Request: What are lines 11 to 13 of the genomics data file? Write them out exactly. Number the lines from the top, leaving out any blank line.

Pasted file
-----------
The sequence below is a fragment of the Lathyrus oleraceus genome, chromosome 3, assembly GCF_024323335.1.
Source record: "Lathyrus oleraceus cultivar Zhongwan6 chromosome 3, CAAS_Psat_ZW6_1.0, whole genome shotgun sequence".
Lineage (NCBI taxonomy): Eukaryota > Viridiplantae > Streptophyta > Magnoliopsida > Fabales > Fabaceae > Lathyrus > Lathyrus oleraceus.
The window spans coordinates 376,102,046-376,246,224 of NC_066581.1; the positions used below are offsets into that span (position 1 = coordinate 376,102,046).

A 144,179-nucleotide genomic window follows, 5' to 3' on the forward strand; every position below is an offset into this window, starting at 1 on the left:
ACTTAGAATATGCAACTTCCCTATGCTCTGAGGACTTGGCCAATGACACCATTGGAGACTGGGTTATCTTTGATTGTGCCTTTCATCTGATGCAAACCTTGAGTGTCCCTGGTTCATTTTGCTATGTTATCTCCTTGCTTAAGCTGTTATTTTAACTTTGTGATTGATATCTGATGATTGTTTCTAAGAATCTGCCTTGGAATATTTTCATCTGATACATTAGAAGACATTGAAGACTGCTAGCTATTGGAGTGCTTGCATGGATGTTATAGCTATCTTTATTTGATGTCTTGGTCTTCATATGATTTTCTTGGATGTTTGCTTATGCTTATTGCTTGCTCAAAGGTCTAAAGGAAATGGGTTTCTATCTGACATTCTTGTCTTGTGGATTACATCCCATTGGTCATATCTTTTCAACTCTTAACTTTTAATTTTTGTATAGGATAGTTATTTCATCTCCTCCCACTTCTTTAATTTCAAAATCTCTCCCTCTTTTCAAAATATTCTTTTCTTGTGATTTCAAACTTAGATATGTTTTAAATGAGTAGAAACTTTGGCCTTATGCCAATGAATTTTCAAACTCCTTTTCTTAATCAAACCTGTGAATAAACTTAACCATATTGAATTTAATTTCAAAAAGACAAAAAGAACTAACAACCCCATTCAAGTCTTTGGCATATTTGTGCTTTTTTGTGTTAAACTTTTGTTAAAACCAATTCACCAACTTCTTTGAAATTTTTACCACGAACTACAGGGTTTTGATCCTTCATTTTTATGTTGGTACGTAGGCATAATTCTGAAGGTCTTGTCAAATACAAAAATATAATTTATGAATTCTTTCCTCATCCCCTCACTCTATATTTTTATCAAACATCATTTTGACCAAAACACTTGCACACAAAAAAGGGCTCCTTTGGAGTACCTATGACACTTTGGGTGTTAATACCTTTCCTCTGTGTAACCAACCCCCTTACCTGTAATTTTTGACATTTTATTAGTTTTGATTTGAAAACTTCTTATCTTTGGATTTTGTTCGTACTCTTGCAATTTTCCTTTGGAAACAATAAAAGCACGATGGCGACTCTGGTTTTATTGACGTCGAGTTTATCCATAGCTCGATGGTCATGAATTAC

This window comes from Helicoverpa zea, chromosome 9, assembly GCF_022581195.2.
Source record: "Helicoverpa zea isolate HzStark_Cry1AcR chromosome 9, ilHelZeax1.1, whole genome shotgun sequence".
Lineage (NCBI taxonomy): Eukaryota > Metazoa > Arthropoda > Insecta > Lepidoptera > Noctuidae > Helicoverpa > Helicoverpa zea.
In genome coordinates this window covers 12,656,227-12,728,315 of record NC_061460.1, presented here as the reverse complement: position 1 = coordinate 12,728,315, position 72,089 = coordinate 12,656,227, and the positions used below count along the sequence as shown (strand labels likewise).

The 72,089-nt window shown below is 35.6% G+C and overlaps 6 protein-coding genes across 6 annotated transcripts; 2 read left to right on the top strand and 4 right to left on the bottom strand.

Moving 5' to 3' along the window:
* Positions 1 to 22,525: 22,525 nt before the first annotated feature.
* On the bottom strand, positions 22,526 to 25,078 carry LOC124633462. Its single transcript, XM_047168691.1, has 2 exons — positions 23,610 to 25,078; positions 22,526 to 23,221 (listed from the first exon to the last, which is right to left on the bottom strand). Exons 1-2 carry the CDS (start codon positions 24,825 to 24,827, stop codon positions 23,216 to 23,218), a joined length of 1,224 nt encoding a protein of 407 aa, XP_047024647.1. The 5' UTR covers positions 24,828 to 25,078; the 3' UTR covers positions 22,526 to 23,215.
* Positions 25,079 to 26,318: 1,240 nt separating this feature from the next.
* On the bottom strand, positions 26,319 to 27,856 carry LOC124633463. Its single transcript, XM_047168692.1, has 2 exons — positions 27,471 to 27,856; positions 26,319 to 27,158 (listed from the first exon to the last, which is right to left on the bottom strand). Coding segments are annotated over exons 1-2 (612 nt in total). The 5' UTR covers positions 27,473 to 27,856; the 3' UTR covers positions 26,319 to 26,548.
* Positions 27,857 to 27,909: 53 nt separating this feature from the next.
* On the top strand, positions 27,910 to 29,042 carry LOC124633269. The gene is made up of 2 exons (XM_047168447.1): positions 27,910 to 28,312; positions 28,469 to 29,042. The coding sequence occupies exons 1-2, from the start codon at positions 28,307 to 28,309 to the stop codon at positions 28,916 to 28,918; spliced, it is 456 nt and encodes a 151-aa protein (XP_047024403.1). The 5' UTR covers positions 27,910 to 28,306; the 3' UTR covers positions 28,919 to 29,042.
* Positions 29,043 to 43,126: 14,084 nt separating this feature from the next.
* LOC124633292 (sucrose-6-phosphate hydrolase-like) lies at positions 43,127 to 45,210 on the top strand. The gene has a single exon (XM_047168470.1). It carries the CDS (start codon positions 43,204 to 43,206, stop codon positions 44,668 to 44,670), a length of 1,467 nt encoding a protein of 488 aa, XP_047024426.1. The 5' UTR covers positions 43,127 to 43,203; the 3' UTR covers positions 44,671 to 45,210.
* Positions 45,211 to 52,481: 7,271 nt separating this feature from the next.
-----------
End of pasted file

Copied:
The 72,089-nt window shown below is 35.6% G+C and overlaps 6 protein-coding genes across 6 annotated transcripts; 2 read left to right on the top strand and 4 right to left on the bottom strand.

Moving 5' to 3' along the window:
* Positions 1 to 22,525: 22,525 nt before the first annotated feature.